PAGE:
The occasion of the parable (Luke 10) was a question of a doctor of the law concerning eternal life, asked with the intention of embarrassing Our Lord. Christ refers the man to the Law and invites him to answer himself; this the questioner does by reciting the commandment of the love of God, which was part of the great daily prayer, and adding to it the precept of the love of the neighbor, as was done by Our Lord himself in His teaching. When Our Lord approves his answer, the doctor wishes to justify himself for putting a question which he was so well able to answer, by asking: And who is my neighbor? Since a more or less abstract definition could give occasion to distinctions and discussions, Jesus answered by giving a concrete illustration in the parable of the Good Samaritan.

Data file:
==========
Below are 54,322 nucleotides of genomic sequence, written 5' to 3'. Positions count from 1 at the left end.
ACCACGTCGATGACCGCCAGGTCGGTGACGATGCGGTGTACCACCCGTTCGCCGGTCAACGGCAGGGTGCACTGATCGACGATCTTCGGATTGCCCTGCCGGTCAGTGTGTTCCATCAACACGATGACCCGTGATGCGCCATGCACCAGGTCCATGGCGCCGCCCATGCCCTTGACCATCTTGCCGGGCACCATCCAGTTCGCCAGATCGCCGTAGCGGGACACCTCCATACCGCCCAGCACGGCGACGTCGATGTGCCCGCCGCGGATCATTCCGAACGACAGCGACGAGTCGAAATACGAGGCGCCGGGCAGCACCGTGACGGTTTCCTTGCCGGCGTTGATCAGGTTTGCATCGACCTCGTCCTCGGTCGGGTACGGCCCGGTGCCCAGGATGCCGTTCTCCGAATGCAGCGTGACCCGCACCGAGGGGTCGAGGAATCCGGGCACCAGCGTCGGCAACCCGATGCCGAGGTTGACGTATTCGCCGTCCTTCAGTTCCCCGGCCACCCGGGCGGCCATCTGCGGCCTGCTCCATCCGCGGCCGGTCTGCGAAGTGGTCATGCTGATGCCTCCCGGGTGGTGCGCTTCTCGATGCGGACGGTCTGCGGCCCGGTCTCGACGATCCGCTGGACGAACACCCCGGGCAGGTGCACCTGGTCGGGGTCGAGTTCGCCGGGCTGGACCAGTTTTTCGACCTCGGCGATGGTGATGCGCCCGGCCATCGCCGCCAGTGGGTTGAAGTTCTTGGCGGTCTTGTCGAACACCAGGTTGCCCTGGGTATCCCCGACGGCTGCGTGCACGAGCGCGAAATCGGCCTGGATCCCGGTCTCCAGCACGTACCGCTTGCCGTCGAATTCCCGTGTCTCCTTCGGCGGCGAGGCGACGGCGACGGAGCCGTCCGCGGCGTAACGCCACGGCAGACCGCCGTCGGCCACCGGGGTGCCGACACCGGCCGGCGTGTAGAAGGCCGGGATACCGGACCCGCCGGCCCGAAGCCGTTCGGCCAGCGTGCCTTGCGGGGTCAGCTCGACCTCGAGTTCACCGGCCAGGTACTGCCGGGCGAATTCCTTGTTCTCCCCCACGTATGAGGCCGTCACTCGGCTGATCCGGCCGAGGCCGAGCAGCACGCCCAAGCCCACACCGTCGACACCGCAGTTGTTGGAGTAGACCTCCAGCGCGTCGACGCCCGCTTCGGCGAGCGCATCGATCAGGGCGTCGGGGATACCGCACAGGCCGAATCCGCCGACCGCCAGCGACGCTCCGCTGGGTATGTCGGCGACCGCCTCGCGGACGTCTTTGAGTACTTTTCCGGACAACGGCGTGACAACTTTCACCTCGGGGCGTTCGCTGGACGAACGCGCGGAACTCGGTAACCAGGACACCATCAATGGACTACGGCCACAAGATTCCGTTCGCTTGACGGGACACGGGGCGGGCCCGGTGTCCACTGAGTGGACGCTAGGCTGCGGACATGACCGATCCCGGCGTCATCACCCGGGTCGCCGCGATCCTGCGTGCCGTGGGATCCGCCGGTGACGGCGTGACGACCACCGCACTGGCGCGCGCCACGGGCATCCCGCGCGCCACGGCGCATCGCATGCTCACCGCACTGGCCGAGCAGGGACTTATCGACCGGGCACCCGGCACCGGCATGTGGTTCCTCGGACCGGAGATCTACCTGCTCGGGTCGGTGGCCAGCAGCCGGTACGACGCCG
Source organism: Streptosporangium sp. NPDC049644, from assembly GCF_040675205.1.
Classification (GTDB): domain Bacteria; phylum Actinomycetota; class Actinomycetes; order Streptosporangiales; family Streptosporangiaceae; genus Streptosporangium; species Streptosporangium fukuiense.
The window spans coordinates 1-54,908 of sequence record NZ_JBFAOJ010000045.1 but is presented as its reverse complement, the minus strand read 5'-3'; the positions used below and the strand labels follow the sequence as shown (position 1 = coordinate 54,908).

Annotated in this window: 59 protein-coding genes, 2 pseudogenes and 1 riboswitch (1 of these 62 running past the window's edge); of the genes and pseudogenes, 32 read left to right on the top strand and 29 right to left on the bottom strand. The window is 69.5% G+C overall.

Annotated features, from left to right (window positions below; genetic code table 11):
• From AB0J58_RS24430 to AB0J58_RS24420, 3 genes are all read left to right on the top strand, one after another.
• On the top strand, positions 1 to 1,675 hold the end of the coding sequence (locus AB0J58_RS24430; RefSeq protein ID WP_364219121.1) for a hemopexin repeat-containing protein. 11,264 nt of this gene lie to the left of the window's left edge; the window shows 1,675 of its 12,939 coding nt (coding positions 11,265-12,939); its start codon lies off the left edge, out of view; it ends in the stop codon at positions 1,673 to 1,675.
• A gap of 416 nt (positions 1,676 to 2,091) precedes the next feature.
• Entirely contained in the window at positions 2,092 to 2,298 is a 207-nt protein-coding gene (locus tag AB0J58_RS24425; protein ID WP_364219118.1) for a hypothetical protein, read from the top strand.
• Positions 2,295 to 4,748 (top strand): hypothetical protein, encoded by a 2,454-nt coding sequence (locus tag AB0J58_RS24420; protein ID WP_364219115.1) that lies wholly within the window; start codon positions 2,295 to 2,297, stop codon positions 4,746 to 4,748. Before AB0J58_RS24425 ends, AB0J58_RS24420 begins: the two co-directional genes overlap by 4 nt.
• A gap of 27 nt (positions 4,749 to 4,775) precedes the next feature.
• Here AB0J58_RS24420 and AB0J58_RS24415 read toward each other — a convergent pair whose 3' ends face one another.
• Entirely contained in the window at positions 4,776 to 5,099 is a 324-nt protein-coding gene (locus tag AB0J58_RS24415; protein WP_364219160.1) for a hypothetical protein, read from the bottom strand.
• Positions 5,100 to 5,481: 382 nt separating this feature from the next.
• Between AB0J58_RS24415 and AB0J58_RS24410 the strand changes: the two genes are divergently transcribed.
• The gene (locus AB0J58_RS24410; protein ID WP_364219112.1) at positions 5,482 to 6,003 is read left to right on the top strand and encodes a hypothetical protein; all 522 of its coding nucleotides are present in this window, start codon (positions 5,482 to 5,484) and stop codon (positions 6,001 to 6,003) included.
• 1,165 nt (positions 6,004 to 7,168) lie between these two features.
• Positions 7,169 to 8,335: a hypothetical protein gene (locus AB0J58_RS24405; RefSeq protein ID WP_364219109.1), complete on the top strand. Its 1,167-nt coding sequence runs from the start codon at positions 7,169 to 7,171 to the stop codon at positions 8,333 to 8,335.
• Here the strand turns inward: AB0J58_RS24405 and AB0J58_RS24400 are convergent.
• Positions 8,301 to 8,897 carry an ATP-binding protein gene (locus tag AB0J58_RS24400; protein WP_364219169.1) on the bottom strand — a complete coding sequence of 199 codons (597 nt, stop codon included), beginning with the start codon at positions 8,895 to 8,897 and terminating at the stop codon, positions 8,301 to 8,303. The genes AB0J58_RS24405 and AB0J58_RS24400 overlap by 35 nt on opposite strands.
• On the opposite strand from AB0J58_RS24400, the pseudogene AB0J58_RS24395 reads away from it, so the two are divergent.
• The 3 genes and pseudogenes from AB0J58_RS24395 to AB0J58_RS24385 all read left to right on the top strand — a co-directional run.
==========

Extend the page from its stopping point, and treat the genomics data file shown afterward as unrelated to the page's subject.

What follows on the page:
A man going down from Jerusalem to Jericho is attacked by a band of robbers who despoil him and beat him. A priest approaches, who might be expected to give good example and obey the Law’s precept of charity towards the neighbor, especially as the victim is apparently a fellow countryman, but he passes by. So also a Levite. Next comes a Samaritan, chosen by Our Lord to give greater force to the lesson; for in his case, racial and religious bitterness would make the practise of charity more difficult (John 4). At once moved by compassion, he attends to the needs of the unfortunate, then conveys him to an inn, and pays in advance for the care for the man a sum equivalent to two days wages, promising to make good on his return any further expense incurred by the innkeeper. The story leads up quite naturally to the question with which Our Lord concludes the narrative: “Which of these three, in thy opinion, was neighbor to him that fell among the robbers?” The only possible answer to this query is given by the doctor of the law, who thus learns that a neighbor is anyone who needs any manner of assistance or help.